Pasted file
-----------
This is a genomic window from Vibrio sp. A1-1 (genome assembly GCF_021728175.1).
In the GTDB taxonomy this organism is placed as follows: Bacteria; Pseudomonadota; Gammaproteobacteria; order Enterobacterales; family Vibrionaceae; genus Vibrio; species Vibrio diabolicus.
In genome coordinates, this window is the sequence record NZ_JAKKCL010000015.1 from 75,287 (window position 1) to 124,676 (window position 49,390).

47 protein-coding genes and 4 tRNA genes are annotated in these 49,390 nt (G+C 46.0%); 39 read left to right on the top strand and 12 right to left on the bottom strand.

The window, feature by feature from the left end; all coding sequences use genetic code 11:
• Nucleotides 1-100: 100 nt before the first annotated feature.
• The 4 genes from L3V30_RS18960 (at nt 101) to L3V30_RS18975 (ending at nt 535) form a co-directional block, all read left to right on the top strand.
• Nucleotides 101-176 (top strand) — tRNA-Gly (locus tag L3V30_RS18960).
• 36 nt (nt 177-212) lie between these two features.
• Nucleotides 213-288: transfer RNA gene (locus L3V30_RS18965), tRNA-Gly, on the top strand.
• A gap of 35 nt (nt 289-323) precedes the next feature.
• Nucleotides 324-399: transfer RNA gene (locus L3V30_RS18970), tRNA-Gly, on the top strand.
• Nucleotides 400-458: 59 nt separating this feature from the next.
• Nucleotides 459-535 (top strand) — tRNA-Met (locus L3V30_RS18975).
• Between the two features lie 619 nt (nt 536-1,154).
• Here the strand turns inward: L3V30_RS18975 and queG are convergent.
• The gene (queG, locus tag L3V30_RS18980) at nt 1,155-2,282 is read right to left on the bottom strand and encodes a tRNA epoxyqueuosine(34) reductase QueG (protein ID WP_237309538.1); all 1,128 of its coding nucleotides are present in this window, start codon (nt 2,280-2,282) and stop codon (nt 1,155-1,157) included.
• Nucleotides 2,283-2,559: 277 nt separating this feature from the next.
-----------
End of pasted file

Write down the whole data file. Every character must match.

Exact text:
This is a genomic window from Vibrio sp. A1-1 (genome assembly GCF_021728175.1).
In the GTDB taxonomy this organism is placed as follows: Bacteria; Pseudomonadota; Gammaproteobacteria; order Enterobacterales; family Vibrionaceae; genus Vibrio; species Vibrio diabolicus.
In genome coordinates, this window is the sequence record NZ_JAKKCL010000015.1 from 75,287 (window position 1) to 124,676 (window position 49,390).

47 protein-coding genes and 4 tRNA genes are annotated in these 49,390 nt (G+C 46.0%); 39 read left to right on the top strand and 12 right to left on the bottom strand.

The window, feature by feature from the left end; all coding sequences use genetic code 11:
• Nucleotides 1-100: 100 nt before the first annotated feature.
• The 4 genes from L3V30_RS18960 (at nt 101) to L3V30_RS18975 (ending at nt 535) form a co-directional block, all read left to right on the top strand.
• Nucleotides 101-176 (top strand) — tRNA-Gly (locus tag L3V30_RS18960).
• 36 nt (nt 177-212) lie between these two features.
• Nucleotides 213-288: transfer RNA gene (locus L3V30_RS18965), tRNA-Gly, on the top strand.
• A gap of 35 nt (nt 289-323) precedes the next feature.
• Nucleotides 324-399: transfer RNA gene (locus L3V30_RS18970), tRNA-Gly, on the top strand.
• Nucleotides 400-458: 59 nt separating this feature from the next.
• Nucleotides 459-535 (top strand) — tRNA-Met (locus L3V30_RS18975).
• Between the two features lie 619 nt (nt 536-1,154).
• Here the strand turns inward: L3V30_RS18975 and queG are convergent.
• The gene (queG, locus tag L3V30_RS18980) at nt 1,155-2,282 is read right to left on the bottom strand and encodes a tRNA epoxyqueuosine(34) reductase QueG (protein ID WP_237309538.1); all 1,128 of its coding nucleotides are present in this window, start codon (nt 2,280-2,282) and stop codon (nt 1,155-1,157) included.
• Nucleotides 2,283-2,559: 277 nt separating this feature from the next.